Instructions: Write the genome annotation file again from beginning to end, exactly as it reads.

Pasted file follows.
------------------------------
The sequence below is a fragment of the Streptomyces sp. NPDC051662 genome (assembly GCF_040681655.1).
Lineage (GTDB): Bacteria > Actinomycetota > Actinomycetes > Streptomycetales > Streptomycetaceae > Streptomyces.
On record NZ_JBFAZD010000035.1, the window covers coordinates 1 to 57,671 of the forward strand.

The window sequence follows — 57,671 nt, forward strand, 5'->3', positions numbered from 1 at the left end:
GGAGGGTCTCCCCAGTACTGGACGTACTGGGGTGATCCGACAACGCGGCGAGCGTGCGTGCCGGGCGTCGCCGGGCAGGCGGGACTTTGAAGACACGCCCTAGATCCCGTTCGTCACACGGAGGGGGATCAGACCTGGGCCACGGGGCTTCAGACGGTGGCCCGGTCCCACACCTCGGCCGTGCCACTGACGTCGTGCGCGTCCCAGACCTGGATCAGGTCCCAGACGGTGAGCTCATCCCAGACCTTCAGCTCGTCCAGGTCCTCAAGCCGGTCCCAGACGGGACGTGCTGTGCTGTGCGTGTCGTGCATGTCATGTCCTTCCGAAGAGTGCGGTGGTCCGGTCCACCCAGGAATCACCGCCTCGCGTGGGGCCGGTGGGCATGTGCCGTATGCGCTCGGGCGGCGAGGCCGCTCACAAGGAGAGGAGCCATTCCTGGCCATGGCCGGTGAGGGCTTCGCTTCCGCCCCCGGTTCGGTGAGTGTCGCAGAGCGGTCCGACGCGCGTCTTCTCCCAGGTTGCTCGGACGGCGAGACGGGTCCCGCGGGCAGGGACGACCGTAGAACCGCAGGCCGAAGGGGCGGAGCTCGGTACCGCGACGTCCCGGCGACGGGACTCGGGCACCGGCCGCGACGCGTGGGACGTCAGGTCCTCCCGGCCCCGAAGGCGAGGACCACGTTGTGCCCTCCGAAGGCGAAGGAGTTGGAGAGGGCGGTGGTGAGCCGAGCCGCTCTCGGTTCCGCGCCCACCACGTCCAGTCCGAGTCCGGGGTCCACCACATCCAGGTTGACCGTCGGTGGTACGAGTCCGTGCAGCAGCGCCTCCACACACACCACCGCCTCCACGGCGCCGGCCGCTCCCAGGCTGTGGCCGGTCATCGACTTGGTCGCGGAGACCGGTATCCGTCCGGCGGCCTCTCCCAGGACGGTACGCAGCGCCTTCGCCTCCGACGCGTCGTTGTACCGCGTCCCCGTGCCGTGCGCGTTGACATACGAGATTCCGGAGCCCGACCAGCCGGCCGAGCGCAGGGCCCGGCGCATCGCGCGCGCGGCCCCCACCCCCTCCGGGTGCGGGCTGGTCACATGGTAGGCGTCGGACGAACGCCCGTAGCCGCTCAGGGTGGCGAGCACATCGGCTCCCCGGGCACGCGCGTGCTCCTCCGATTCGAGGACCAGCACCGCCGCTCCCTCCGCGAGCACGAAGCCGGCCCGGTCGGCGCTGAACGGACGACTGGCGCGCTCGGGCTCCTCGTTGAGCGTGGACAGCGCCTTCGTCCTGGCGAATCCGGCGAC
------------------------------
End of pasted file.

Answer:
The sequence below is a fragment of the Streptomyces sp. NPDC051662 genome (assembly GCF_040681655.1).
Lineage (GTDB): Bacteria > Actinomycetota > Actinomycetes > Streptomycetales > Streptomycetaceae > Streptomyces.
On record NZ_JBFAZD010000035.1, the window covers coordinates 1 to 57,671 of the forward strand.

The window sequence follows — 57,671 nt, forward strand, 5'->3', positions numbered from 1 at the left end:
GGAGGGTCTCCCCAGTACTGGACGTACTGGGGTGATCCGACAACGCGGCGAGCGTGCGTGCCGGGCGTCGCCGGGCAGGCGGGACTTTGAAGACACGCCCTAGATCCCGTTCGTCACACGGAGGGGGATCAGACCTGGGCCACGGGGCTTCAGACGGTGGCCCGGTCCCACACCTCGGCCGTGCCACTGACGTCGTGCGCGTCCCAGACCTGGATCAGGTCCCAGACGGTGAGCTCATCCCAGACCTTCAGCTCGTCCAGGTCCTCAAGCCGGTCCCAGACGGGACGTGCTGTGCTGTGCGTGTCGTGCATGTCATGTCCTTCCGAAGAGTGCGGTGGTCCGGTCCACCCAGGAATCACCGCCTCGCGTGGGGCCGGTGGGCATGTGCCGTATGCGCTCGGGCGGCGAGGCCGCTCACAAGGAGAGGAGCCATTCCTGGCCATGGCCGGTGAGGGCTTCGCTTCCGCCCCCGGTTCGGTGAGTGTCGCAGAGCGGTCCGACGCGCGTCTTCTCCCAGGTTGCTCGGACGGCGAGACGGGTCCCGCGGGCAGGGACGACCGTAGAACCGCAGGCCGAAGGGGCGGAGCTCGGTACCGCGACGTCCCGGCGACGGGACTCGGGCACCGGCCGCGACGCGTGGGACGTCAGGTCCTCCCGGCCCCGAAGGCGAGGACCACGTTGTGCCCTCCGAAGGCGAAGGAGTTGGAGAGGGCGGTGGTGAGCCGAGCCGCTCTCGGTTCCGCGCCCACCACGTCCAGTCCGAGTCCGGGGTCCACCACATCCAGGTTGACCGTCGGTGGTACGAGTCCGTGCAGCAGCGCCTCCACACACACCACCGCCTCCACGGCGCCGGCCGCTCCCAGGCTGTGGCCGGTCATCGACTTGGTCGCGGAGACCGGTATCCGTCCGGCGGCCTCTCCCAGGACGGTACGCAGCGCCTTCGCCTCCGACGCGTCGTTGTACCGCGTCCCCGTGCCGTGCGCGTTGACATACGAGATTCCGGAGCCCGACCAGCCGGCCGAGCGCAGGGCCCGGCGCATCGCGCGCGCGGCCCCCACCCCCTCCGGGTGCGGGCTGGTCACATGGTAGGCGTCGGACGAACGCCCGTAGCCGCTCAGGGTGGCGAGCACATCGGCTCCCCGGGCACGCGCGTGCTCCTCCGATTCGAGGACCAGCACCGCCGCTCCCTCCGCGAGCACGAAGCCGGCCCGGTCGGCGCTGAACGGACGACTGGCGCGCTCGGGCTCCTCGTTGAGCGTGGACAGCGCCTTCGTCCTGGCGAATCCGGCGAC